This post is building on the ongoing conversation about Judith Bennett's History Matters. See part 1, part 2, and part 3. Thanks to Notorious for starting this up--great idea!
First off, I think this is a great book, immensely thought-provoking. I should also clarify that I read the book a year or two ago, and now can't find my copy, so I haven't fully refreshed my memory.
But, as I remarked in the comments to Tenured Radical's post, I have some concerns about the use of "lesbian-like" to describe medieval women, particularly medieval nuns. I can see the attraction to the term: nuns did, after all, live in primarily-female communities, and so often had their closest relationships with other women. Bennett's discussion of the term also reminds me of the need to avoid heteronormativity, which can be easy to slip into.
Nonetheless, I have some qualms. One is that I've encountered a number of people who were already eager to assume that medieval nunneries were hotbeds of women having sex with each other. Many of them were undergraduates, true, but not all; I fear that introducing "lesbian-like" only reinforces some of the more titillating notions about medieval nuns. That alone wouldn't put me off, though.
Second qualm is that women's monasteries in the Middle Ages were, in fact, not always, or even typically, female-exclusive communities. Nuns had male chaplains, confessors, and other priests on hand; some nunneries had attached communities of lay brothers; lay men did construction, farming, or other manual labor around nunneries. So, at many communities, men went in and out quite regularly. Plus, while many nuns, perhaps even most nuns, did have their primary emotional relationships with other women, there must have been many nuns who viewed men as their primary friends and emotional supports. Hildegard of Bingen's male secretary, Volmar, seems to have been a trusted aide and confidant; Elisabeth of Schonau was very close with her brother; numerous later medieval nuns had strong emotional ties to their confessors. So even on the level of emotional, rather than sexual, intimacy, many medieval nuns had important relationships with men.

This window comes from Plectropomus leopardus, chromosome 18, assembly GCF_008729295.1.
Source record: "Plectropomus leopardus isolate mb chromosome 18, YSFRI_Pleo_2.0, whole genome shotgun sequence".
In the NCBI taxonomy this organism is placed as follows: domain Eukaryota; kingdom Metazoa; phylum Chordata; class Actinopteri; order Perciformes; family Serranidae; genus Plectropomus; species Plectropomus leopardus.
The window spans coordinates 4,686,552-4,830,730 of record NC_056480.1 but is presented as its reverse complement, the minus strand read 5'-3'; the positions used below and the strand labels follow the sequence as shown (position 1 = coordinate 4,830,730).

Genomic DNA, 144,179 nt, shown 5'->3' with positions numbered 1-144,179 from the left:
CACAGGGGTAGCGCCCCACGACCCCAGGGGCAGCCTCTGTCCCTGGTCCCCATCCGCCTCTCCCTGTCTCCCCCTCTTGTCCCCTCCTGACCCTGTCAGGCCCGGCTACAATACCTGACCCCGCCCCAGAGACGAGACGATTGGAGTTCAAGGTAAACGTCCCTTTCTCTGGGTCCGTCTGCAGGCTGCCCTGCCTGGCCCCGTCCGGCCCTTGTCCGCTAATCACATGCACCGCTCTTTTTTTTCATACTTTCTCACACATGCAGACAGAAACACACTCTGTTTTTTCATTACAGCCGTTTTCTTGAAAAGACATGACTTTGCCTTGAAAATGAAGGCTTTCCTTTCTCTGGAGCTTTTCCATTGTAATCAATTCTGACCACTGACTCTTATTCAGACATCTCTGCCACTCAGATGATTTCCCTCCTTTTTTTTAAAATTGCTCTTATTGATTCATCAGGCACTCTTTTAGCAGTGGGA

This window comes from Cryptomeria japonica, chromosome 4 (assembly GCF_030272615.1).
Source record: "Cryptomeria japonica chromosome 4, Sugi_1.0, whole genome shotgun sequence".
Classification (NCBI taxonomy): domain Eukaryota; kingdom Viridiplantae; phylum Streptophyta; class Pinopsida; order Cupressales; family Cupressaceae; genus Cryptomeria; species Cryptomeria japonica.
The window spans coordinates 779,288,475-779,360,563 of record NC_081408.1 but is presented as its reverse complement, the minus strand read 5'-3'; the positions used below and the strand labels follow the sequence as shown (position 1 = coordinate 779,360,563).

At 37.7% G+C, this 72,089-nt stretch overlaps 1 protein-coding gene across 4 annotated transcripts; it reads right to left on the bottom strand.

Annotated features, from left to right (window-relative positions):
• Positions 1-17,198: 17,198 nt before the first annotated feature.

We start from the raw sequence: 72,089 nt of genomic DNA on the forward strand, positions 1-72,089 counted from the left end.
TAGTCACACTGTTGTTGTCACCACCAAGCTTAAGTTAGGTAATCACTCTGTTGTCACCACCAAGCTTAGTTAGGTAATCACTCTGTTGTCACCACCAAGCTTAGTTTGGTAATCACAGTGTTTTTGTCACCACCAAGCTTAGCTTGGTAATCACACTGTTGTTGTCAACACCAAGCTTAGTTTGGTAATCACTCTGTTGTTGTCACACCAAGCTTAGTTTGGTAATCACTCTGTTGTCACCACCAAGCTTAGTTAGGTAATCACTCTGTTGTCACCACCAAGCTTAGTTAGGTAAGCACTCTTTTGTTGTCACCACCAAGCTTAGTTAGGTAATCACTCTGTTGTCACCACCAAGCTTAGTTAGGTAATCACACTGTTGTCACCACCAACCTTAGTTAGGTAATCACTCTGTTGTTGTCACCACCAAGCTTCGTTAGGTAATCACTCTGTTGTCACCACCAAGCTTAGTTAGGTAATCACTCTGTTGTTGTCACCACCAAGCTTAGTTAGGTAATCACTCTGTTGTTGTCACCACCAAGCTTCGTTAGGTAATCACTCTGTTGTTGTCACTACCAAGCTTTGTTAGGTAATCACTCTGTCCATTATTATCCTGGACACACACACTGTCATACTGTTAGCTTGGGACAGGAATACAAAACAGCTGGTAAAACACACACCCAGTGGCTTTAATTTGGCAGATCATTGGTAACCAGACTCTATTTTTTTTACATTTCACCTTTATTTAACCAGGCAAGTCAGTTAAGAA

Even beyond that, nuns were supposed to direct their energies--emotional, sexual, and spiritual--toward God. Much spiritual literature aimed at nuns invoked the image of a nun as Christ's bride. As I've discussed before, this was not just metaphor, but literalized. Many people, including a great many nuns and their spiritual advisors, viewed nuns as the literal brides of Jesus, the heavenly bridegroom. Nuns' relationship with Jesus could be somewhat eroticized as well as emotionally affecting and intimate. (A digression: what would that have been like for a nun whose sexual desires were for women? would she have found the bearded Jesus on the cross alienating rather than fulfilling? might she have fixed on more feminized aspects of Jesus in her personal spiritual journey?) The generally masculine figure of God was, then, theoretically at the center of nuns' existence, which perhaps makes them seem not so lesbian-like after all.
In the area of sexuality, I think a case can be made that, in the Middle Ages, virginity was a sexual identity. Whereas modern secular culture tends to view virginity as a temporary phase of life, to be moved past in one's youth, for medieval people it was a state to aspire toward, to protect vigilantly, to be constantly aware of. The preservation of virginity (or chastity) was a vital part of nuns' identity. How would this affect any sexual orientation on the part of nuns? If a nun had taken vows as a young girl, to what extent was she even aware of her other sexual preferences?
As discussed by Bennett, the term "lesbian-like" does raise some important issues of interpretation and things to think about. But for all the above reasons, I think it's too easy to apply to medieval nuns, and doesn't do enough to reflect the real complexities of nuns' daily lives.